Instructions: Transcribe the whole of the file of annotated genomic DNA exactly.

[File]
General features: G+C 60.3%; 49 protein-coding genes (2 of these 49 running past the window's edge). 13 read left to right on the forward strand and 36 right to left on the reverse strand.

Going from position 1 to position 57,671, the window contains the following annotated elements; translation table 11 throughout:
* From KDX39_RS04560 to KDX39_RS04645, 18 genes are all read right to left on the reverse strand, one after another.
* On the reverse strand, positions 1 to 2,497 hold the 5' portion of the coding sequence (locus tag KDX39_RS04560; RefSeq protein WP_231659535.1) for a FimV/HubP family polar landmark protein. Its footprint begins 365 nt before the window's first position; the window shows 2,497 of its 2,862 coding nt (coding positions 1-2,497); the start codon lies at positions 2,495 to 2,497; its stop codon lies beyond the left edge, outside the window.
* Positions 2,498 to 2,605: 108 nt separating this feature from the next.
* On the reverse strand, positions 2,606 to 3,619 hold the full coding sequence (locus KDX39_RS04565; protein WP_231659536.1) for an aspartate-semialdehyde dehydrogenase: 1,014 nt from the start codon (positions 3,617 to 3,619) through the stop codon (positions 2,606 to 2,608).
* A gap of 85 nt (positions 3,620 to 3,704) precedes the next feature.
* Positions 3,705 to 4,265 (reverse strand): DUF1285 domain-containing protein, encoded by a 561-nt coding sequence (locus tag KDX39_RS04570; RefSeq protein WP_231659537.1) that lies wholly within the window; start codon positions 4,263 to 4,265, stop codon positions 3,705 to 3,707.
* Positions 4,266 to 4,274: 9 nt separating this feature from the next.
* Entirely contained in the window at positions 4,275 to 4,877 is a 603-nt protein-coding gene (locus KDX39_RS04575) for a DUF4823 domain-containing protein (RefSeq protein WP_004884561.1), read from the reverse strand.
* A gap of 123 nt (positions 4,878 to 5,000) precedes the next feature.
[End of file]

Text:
General features: G+C 60.3%; 49 protein-coding genes (2 of these 49 running past the window's edge). 13 read left to right on the forward strand and 36 right to left on the reverse strand.

Going from position 1 to position 57,671, the window contains the following annotated elements; translation table 11 throughout:
* From KDX39_RS04560 to KDX39_RS04645, 18 genes are all read right to left on the reverse strand, one after another.
* On the reverse strand, positions 1 to 2,497 hold the 5' portion of the coding sequence (locus tag KDX39_RS04560; RefSeq protein WP_231659535.1) for a FimV/HubP family polar landmark protein. Its footprint begins 365 nt before the window's first position; the window shows 2,497 of its 2,862 coding nt (coding positions 1-2,497); the start codon lies at positions 2,495 to 2,497; its stop codon lies beyond the left edge, outside the window.
* Positions 2,498 to 2,605: 108 nt separating this feature from the next.
* On the reverse strand, positions 2,606 to 3,619 hold the full coding sequence (locus KDX39_RS04565; protein WP_231659536.1) for an aspartate-semialdehyde dehydrogenase: 1,014 nt from the start codon (positions 3,617 to 3,619) through the stop codon (positions 2,606 to 2,608).
* A gap of 85 nt (positions 3,620 to 3,704) precedes the next feature.
* Positions 3,705 to 4,265 (reverse strand): DUF1285 domain-containing protein, encoded by a 561-nt coding sequence (locus tag KDX39_RS04570; RefSeq protein WP_231659537.1) that lies wholly within the window; start codon positions 4,263 to 4,265, stop codon positions 3,705 to 3,707.
* Positions 4,266 to 4,274: 9 nt separating this feature from the next.
* Entirely contained in the window at positions 4,275 to 4,877 is a 603-nt protein-coding gene (locus KDX39_RS04575) for a DUF4823 domain-containing protein (RefSeq protein WP_004884561.1), read from the reverse strand.
* A gap of 123 nt (positions 4,878 to 5,000) precedes the next feature.